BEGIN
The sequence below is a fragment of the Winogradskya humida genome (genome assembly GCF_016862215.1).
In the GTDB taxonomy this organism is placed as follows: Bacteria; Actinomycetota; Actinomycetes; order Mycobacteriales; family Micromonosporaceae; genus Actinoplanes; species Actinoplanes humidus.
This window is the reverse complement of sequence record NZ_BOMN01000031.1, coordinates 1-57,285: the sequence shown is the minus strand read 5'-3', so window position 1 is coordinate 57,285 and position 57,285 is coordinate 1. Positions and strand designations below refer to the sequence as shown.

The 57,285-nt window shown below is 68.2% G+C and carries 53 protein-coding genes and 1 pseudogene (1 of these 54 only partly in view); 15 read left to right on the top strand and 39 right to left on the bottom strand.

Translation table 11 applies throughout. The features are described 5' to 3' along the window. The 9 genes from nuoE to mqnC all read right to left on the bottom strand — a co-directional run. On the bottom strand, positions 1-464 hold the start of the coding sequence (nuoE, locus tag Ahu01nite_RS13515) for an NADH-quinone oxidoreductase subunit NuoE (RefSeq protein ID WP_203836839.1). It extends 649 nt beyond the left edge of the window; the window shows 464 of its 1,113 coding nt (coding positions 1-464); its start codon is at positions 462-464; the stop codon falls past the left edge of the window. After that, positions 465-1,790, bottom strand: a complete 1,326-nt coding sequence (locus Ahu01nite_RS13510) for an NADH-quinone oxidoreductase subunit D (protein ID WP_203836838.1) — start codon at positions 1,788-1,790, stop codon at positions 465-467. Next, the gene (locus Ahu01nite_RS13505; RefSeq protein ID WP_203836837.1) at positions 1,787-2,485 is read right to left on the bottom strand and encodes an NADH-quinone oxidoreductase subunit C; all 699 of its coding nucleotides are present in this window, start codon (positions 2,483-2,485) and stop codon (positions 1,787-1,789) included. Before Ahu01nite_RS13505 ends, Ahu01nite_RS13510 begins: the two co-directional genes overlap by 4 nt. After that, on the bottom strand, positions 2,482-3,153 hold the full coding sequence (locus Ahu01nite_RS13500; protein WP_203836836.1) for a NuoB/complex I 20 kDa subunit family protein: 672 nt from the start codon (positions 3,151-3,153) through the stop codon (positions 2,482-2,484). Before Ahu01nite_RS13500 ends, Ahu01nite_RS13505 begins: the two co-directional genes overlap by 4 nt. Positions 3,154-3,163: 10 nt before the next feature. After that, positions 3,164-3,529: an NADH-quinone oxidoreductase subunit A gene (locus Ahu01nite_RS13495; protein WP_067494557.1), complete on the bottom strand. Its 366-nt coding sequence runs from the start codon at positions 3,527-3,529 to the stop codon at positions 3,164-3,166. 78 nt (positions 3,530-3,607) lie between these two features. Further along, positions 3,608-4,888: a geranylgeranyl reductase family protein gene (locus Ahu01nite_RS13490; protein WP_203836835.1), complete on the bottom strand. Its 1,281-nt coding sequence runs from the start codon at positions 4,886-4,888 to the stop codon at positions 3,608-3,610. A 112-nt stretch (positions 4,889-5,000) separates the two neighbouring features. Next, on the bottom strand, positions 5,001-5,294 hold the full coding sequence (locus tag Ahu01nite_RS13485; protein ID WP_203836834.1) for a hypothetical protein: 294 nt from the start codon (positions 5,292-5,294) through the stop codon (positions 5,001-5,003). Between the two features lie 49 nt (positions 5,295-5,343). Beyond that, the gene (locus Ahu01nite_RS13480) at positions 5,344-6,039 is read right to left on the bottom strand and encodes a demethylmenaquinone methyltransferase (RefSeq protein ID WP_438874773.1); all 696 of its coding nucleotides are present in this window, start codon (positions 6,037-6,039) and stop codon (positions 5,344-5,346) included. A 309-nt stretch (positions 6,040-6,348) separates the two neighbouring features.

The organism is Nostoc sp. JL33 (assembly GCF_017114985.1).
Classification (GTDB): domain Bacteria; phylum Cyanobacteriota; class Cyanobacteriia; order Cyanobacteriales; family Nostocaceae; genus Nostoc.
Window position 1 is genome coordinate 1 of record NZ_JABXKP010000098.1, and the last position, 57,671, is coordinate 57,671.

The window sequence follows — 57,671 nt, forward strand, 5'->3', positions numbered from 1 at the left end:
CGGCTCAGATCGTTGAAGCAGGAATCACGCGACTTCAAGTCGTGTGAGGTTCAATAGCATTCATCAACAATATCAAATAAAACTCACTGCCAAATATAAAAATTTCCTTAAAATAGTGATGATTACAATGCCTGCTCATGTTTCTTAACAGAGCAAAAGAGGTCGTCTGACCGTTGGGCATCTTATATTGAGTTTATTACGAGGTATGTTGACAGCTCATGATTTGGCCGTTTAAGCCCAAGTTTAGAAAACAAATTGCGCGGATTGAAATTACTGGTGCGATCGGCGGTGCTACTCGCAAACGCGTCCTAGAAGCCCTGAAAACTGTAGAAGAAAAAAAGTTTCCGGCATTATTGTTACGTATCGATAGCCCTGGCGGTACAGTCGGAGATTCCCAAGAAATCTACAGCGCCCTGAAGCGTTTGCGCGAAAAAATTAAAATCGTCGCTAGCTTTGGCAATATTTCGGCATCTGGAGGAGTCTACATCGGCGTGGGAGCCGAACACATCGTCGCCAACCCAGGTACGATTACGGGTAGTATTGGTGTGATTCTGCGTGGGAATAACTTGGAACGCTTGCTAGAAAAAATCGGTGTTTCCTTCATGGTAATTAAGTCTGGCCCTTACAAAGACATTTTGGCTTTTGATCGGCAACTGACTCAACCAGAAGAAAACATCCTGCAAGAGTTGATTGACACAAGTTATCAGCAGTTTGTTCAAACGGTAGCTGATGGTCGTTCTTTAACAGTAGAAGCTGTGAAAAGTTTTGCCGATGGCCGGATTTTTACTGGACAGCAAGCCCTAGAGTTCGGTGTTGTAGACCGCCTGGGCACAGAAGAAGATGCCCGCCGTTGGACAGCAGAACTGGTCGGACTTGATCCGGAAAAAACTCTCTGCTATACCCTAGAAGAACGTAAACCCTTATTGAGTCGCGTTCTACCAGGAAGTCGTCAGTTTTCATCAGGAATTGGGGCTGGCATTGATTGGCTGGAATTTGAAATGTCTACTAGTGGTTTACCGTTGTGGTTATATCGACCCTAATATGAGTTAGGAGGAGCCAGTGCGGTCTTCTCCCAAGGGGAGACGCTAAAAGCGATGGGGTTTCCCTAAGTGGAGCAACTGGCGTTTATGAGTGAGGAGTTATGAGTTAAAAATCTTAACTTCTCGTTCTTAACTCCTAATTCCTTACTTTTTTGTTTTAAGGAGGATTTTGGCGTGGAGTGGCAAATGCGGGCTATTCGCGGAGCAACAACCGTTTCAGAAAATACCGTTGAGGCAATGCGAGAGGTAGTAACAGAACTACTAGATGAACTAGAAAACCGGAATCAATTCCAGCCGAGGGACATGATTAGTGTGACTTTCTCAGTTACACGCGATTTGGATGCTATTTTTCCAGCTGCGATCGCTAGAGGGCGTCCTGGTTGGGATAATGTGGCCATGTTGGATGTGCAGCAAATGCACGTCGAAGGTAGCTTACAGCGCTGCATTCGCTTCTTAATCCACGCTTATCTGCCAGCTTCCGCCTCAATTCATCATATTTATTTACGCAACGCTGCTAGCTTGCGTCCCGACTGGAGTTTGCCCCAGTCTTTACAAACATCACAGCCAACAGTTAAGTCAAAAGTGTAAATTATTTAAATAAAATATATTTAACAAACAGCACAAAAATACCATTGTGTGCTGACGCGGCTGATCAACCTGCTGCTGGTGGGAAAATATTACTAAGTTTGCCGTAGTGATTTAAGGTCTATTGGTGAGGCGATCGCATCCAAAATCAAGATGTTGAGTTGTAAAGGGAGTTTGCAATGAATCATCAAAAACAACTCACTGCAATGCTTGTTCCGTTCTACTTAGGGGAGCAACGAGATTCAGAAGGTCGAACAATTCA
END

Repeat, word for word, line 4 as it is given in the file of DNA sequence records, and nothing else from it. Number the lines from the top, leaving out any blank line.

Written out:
The 57,285-nt window shown below is 68.2% G+C and carries 53 protein-coding genes and 1 pseudogene (1 of these 54 only partly in view); 15 read left to right on the top strand and 39 right to left on the bottom strand.